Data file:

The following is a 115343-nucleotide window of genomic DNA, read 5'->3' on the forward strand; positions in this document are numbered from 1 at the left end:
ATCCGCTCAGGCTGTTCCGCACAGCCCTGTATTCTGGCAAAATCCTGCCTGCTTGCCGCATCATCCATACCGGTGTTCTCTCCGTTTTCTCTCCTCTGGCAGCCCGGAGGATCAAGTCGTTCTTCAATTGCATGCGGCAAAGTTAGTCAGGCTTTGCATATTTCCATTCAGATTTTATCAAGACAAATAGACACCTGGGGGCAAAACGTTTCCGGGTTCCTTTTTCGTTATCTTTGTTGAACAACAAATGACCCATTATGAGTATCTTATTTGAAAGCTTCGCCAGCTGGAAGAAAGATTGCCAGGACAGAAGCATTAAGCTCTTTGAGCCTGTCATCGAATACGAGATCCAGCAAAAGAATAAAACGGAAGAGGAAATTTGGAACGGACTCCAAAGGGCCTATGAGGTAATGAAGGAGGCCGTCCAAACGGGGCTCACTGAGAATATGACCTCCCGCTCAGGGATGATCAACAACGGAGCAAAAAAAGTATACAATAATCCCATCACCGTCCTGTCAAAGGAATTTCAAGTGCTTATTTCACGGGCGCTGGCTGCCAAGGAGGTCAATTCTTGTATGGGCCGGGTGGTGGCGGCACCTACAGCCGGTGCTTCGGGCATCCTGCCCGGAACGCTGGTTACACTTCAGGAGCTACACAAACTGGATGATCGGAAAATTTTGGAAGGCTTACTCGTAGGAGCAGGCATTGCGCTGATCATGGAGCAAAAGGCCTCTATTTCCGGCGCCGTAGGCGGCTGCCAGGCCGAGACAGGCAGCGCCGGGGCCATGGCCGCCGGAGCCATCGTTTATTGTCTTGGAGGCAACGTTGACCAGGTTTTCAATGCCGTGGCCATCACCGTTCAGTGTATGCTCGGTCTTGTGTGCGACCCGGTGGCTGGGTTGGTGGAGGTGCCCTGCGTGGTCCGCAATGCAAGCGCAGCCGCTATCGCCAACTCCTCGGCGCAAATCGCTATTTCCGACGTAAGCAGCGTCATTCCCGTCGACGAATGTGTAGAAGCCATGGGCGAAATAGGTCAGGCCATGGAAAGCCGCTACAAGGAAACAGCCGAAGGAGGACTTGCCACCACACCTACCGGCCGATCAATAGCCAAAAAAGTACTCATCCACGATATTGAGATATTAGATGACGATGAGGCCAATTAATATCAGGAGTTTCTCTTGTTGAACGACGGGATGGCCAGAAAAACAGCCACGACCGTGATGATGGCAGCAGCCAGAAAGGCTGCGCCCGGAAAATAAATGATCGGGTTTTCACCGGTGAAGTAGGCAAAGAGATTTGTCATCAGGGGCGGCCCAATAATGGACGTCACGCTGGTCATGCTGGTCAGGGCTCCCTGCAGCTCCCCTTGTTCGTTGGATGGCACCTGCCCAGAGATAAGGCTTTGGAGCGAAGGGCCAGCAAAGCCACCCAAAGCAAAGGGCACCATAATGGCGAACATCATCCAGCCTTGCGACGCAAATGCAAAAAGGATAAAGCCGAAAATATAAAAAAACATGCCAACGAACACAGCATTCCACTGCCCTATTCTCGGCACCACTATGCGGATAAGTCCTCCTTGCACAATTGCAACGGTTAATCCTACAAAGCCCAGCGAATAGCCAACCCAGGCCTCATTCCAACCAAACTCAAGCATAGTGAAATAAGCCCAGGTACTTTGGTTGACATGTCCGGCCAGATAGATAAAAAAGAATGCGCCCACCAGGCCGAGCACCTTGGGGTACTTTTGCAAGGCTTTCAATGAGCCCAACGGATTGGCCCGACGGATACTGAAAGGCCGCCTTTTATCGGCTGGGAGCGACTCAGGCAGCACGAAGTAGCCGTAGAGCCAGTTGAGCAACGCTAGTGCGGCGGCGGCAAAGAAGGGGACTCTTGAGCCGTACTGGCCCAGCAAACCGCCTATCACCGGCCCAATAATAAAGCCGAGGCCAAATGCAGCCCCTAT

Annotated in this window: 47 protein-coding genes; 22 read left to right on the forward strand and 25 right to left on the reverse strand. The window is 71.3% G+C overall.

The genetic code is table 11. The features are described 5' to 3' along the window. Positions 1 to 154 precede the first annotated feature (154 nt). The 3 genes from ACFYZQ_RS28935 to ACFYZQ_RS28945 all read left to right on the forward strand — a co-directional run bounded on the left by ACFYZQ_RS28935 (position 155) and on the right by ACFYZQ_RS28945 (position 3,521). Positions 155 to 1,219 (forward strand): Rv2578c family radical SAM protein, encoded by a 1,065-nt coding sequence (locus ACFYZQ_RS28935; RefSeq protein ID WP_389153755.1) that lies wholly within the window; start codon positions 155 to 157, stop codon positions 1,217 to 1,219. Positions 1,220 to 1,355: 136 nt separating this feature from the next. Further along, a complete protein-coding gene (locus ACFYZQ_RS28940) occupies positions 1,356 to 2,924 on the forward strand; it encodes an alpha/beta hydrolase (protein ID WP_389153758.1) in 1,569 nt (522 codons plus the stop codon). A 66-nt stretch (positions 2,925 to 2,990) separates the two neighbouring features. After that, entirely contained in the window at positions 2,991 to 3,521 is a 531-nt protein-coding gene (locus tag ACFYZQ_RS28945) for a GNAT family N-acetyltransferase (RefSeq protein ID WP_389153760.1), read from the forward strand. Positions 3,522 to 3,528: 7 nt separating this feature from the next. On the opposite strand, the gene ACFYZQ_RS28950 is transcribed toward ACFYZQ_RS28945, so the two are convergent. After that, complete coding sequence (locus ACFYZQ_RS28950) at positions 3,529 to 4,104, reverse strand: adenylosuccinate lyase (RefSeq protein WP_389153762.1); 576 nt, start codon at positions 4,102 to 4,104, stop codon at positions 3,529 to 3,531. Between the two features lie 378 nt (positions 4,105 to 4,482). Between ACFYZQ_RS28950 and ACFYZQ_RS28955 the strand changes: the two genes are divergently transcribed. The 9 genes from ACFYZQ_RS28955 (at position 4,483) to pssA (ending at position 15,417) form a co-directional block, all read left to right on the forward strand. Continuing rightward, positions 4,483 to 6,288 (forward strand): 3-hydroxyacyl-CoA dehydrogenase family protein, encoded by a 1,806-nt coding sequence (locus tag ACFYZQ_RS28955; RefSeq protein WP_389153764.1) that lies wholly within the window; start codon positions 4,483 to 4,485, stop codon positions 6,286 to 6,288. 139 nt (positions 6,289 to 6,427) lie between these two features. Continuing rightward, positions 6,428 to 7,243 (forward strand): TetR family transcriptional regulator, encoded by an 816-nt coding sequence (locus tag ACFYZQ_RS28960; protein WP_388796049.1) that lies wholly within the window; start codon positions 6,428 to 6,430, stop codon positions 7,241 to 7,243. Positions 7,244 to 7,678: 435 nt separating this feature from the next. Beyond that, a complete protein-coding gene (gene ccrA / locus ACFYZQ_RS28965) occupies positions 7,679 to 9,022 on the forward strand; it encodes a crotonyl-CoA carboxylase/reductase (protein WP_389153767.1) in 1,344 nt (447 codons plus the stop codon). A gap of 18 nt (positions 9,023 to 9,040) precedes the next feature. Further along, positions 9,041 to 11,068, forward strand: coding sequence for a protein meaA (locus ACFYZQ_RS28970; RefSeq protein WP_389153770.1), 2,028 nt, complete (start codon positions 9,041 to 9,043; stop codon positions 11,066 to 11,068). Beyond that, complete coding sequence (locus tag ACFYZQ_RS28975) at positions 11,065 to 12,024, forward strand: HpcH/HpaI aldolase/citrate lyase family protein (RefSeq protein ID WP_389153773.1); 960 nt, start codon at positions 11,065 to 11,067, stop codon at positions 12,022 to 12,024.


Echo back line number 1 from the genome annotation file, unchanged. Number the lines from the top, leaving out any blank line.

The following is a 115343-nucleotide window of genomic DNA, read 5'->3' on the forward strand; positions in this document are numbered from 1 at the left end: